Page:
The Straits Times
Feb 5, 2015
Chinese actress Zhou Xun last did a television series more than a decade ago.
It is an indication of how far she has come since her debut in 1991 - she is now among the most bankable actresses in Chinese cinema and has even starred in the 2012 Hollywood sci-fi drama Cloud Atlas.
In a rare move for a top movie star, she has returned to the small screen in the China drama serial Red Sorghum and she is not doing it for money but for love - love for her elderly grandma who does not go to the movies.
"My grandma is getting on in age. She doesn't surf the Internet or go to the cinema. She usually watches TV. One day, she told me she hasn't seen Xiao Xun (Little Xun) on TV for a long time. I realised it's been a while since I starred in a TV series," says Zhou in an e-mail interview with Life!.
Her grandma's words planted in her mind the thought of finding a good TV script.
Soon after that, the Red Sorghum offer came along. The show is an adaptation of Nobel-winning author Mo Yan's 1986 novel Red Sorghum Family, which director Zhang Yimou had made into a 1987 film, Red Sorghum. The movie went on to win the Golden Bear at the 1988 Berlin Film Festival.
Zhou says she was drawn to the novel's 19-year-old protagonist Jiu'er - a spunky peasant girl forced to marry the leprosy-stricken owner of a winery.
"I'm really moved by Jiu'er's will to live - she's a decisive and strong woman. It isn't easy for her to manage the entire household," she adds. "Red Sorghum is a classic that people are familiar with. I knew it wouldn't be easy to pull it off."
The popularity of the book is not the only thing Zhou has to contend with. The character Jiu'er is made doubly iconic by the fact that it was the breakout role of Chinese actress Gong Li in Zhang's film.
Well aware that she cannot escape comparisons between her and Gong Li in the same role, she chose not to rewatch the movie version as she wanted to make the TV character her own.
"I really like and respect Gong Li as an actress. I watch all her movies and look forward to watching her act. Because we play the same character, it's only natural that audiences will compare our portrayals of Jiu'er."
Moreover, "the way that a movie and a TV series each presents the story is very different. A series has the advantage of time to flesh out the characters, compared with a movie".
The two platforms are also greatly different in how they are shot. After such a long time away from the small screen, Zhou admits that the pace of filming took some getting used to.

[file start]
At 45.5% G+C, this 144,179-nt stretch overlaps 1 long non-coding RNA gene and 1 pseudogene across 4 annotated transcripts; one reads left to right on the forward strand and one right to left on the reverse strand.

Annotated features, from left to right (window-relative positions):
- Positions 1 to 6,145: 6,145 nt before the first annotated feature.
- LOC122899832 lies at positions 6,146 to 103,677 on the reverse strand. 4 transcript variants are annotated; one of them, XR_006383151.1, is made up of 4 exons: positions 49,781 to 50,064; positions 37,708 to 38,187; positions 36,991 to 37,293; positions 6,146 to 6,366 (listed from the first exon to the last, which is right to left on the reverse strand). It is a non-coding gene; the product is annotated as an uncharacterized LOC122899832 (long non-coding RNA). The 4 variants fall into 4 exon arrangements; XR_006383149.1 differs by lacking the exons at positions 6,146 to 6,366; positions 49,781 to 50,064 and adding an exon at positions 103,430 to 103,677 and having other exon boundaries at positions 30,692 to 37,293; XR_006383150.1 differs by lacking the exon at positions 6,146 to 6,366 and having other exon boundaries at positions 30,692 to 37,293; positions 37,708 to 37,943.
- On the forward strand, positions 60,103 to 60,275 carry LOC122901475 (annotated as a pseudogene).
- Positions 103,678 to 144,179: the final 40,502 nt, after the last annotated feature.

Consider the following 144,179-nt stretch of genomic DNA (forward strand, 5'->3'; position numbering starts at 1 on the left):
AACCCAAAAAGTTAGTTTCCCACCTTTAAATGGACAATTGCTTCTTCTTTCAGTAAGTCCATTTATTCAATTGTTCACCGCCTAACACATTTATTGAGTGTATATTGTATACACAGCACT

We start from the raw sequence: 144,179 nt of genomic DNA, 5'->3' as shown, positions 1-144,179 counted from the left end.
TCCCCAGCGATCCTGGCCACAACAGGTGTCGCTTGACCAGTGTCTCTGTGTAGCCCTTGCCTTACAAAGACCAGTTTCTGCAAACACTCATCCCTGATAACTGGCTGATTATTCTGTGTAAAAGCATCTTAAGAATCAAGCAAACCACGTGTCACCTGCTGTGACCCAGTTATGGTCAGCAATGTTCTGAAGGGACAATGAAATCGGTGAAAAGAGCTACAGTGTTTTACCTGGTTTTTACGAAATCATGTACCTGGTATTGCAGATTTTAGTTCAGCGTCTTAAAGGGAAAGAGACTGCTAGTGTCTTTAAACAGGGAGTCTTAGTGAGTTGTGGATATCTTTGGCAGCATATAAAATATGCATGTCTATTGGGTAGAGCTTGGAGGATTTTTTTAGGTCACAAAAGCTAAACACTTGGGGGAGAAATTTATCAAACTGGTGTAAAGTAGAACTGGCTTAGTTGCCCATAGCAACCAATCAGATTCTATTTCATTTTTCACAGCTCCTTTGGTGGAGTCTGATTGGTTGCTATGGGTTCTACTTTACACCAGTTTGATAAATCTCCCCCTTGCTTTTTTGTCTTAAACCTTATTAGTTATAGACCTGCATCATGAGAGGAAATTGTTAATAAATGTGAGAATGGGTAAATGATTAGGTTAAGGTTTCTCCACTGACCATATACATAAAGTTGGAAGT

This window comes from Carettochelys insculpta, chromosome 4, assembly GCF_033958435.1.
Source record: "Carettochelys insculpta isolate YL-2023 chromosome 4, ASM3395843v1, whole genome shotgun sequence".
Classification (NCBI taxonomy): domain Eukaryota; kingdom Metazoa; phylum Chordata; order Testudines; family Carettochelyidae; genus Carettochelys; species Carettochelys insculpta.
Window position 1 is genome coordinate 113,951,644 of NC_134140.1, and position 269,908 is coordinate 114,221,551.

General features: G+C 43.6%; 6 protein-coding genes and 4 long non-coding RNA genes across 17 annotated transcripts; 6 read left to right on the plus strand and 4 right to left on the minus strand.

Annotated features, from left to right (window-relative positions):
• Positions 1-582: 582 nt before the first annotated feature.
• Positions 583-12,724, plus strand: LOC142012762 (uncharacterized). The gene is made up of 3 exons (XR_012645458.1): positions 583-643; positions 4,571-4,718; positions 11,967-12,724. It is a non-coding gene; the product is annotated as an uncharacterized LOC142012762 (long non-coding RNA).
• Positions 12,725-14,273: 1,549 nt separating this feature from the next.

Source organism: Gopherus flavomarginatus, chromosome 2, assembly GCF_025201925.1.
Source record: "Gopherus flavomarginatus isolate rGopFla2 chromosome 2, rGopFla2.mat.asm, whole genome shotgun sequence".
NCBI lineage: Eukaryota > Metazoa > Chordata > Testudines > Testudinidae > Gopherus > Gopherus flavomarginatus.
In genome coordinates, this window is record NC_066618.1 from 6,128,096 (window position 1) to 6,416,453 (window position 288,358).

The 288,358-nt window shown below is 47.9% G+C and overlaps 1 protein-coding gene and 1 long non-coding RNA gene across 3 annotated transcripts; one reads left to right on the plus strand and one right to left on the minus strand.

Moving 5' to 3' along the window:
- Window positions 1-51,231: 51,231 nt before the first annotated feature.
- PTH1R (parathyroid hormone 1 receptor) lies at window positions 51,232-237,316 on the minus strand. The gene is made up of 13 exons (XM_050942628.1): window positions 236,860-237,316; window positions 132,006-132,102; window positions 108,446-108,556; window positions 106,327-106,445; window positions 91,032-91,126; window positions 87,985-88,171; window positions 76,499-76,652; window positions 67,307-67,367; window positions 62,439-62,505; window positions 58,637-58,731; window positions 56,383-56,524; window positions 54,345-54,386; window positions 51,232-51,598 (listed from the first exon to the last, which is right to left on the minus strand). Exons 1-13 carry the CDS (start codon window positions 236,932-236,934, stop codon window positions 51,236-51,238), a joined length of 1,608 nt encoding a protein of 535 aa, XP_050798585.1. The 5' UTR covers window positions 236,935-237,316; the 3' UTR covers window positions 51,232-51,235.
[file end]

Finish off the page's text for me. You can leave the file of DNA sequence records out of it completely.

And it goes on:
She says: "In the first week, it was a little challenging because there were lines to be memorised every day. After all, it's been about 10 years since I did a TV series. Slowly, I got the hang of it and I realised that I haven't lost my touch for memorising lines."
The 60-episode Red Sorghum premiered last October in China to rave reviews online and has enjoyed good ratings.
According to Chinese media reports, the series topped the ratings on four satellite TV channels for three weeks during its broadcast. It has been viewed more than 1.4 billion times on one of China's major streaming site iQiyi.
On the same site, the South Korean hit drama My Love From The Star (2013), one of the most popular shows last year, has more than 2.8 billion views.
The good reception of the series has been achieved despite initial criticism of the casting of the 40-year-old Zhou as a 19-year-old. But few would argue that the actress looks much younger than her age.
In the romcom Meet Miss Anxiety, which is now showing in Singapore, she is convincing as a 20something woman.
Her secret to youthful looks, she says, is discipline.
"It's important to be disciplined in your lifestyle routine. Getting your beauty sleep is a must. I also make sure I remove my make-up thoroughly, moisturise my skin and also make it a point to put on face masks."
Meet Miss Anxiety is her second straight romcom after Women Who Flirt (2014).
But fans should not think she is moving away from the serious dramas such as Suzhou River (2000), The Banquet (2006), The Message (2009) and The Silent War (2012) that she is better known for.
She says she fields acting offers with an open mind.
"The script, the character, the director are all important. As long as it's not horror, as long as the project moves me and the time is right, I'll give it a shot."
Last year, she tied the knot with American-Chinese actor Archie Kao, 45, who is known for his roles in TV series CSI: Crime Scene Investigation (2000-present) and Power Rangers Lost Galaxy (1999-2000).
She sprung a surprise on her fans when she announced her marriage and exchanged vows with Kao at a charity concert she organised in Hangzhou last July.
If she seems happy to mix work and family life, that is because she says she is more of a happy-go-lucky person than a compulsive planner.
"I don't need to make a special effort to allocate my time. I go for filming, then meet my family and friends over a meal. Perhaps it's because I like to do things simply and I don't really plan ahead.
"Planning is not really my forte. For me, it's all about going with the flow. I don't want to give myself too much pressure. Happiness is the most important."